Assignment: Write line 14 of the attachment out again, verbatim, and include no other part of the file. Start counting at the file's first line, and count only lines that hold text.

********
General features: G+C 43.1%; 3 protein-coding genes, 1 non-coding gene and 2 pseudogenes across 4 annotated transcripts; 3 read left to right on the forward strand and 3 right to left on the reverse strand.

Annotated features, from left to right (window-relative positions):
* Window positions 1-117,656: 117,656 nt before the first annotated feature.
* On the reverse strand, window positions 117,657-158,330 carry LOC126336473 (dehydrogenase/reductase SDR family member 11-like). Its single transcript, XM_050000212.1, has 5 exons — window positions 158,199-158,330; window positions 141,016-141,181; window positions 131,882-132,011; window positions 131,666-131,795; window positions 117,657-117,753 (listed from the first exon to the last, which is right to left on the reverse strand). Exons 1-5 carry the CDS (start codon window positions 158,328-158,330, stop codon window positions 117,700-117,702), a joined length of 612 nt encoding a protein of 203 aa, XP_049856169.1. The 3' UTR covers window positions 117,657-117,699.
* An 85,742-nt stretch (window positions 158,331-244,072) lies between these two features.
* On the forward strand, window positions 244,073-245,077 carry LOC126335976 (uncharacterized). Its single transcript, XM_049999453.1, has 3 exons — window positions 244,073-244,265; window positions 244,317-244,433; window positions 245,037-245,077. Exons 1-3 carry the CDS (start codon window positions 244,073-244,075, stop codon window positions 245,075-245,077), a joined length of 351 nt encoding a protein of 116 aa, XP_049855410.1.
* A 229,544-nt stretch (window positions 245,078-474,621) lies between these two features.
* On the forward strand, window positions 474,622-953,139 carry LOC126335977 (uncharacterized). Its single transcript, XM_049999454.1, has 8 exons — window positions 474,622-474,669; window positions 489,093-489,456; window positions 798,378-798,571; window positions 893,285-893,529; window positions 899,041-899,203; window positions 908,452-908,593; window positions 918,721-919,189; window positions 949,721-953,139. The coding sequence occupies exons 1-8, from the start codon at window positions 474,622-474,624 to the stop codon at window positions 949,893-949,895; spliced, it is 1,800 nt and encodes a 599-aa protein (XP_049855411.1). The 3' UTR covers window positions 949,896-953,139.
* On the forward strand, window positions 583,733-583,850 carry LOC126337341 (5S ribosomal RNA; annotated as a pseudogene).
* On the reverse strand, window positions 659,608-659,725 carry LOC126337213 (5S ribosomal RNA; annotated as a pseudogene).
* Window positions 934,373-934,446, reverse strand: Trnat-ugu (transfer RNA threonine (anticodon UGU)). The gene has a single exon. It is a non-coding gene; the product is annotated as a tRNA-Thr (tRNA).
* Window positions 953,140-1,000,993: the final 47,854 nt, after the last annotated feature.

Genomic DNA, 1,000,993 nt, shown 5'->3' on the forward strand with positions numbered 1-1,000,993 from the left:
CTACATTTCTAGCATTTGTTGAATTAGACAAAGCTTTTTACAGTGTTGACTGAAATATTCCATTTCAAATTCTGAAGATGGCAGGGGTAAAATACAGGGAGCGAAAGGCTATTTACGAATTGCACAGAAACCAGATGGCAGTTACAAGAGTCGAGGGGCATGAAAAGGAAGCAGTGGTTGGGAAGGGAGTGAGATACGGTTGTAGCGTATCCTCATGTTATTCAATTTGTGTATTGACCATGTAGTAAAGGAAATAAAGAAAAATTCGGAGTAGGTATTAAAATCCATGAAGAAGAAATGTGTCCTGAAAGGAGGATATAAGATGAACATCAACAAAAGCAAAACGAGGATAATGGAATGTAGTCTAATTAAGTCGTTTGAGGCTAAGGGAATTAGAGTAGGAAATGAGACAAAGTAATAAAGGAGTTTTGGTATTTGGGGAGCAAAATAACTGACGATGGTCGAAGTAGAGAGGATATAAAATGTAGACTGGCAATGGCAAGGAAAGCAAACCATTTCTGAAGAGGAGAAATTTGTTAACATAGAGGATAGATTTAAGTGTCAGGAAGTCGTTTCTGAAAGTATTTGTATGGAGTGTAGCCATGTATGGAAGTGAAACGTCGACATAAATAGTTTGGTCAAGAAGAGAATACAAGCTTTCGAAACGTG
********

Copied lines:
CTACATTTCTAGCATTTGTTGAATTAGACAAAGCTTTTTACAGTGTTGACTGAAATATTCCATTTCAAATTCTGAAGATGGCAGGGGTAAAATACAGGGAGCGAAAGGCTATTTACGAATTGCACAGAAACCAGATGGCAGTTACAAGAGTCGAGGGGCATGAAAAGGAAGCAGTGGTTGGGAAGGGAGTGAGATACGGTTGTAGCGTATCCTCATGTTATTCAATTTGTGTATTGACCATGTAGTAAAGGAAATAAAGAAAAATTCGGAGTAGGTATTAAAATCCATGAAGAAGAAATGTGTCCTGAAAGGAGGATATAAGATGAACATCAACAAAAGCAAAACGAGGATAATGGAATGTAGTCTAATTAAGTCGTTTGAGGCTAAGGGAATTAGAGTAGGAAATGAGACAAAGTAATAAAGGAGTTTTGGTATTTGGGGAGCAAAATAACTGACGATGGTCGAAGTAGAGAGGATATAAAATGTAGACTGGCAATGGCAAGGAAAGCAAACCATTTCTGAAGAGGAGAAATTTGTTAACATAGAGGATAGATTTAAGTGTCAGGAAGTCGTTTCTGAAAGTATTTGTATGGAGTGTAGCCATGTATGGAAGTGAAACGTCGACATAAATAGTTTGGTCAAGAAGAGAATACAAGCTTTCGAAACGTG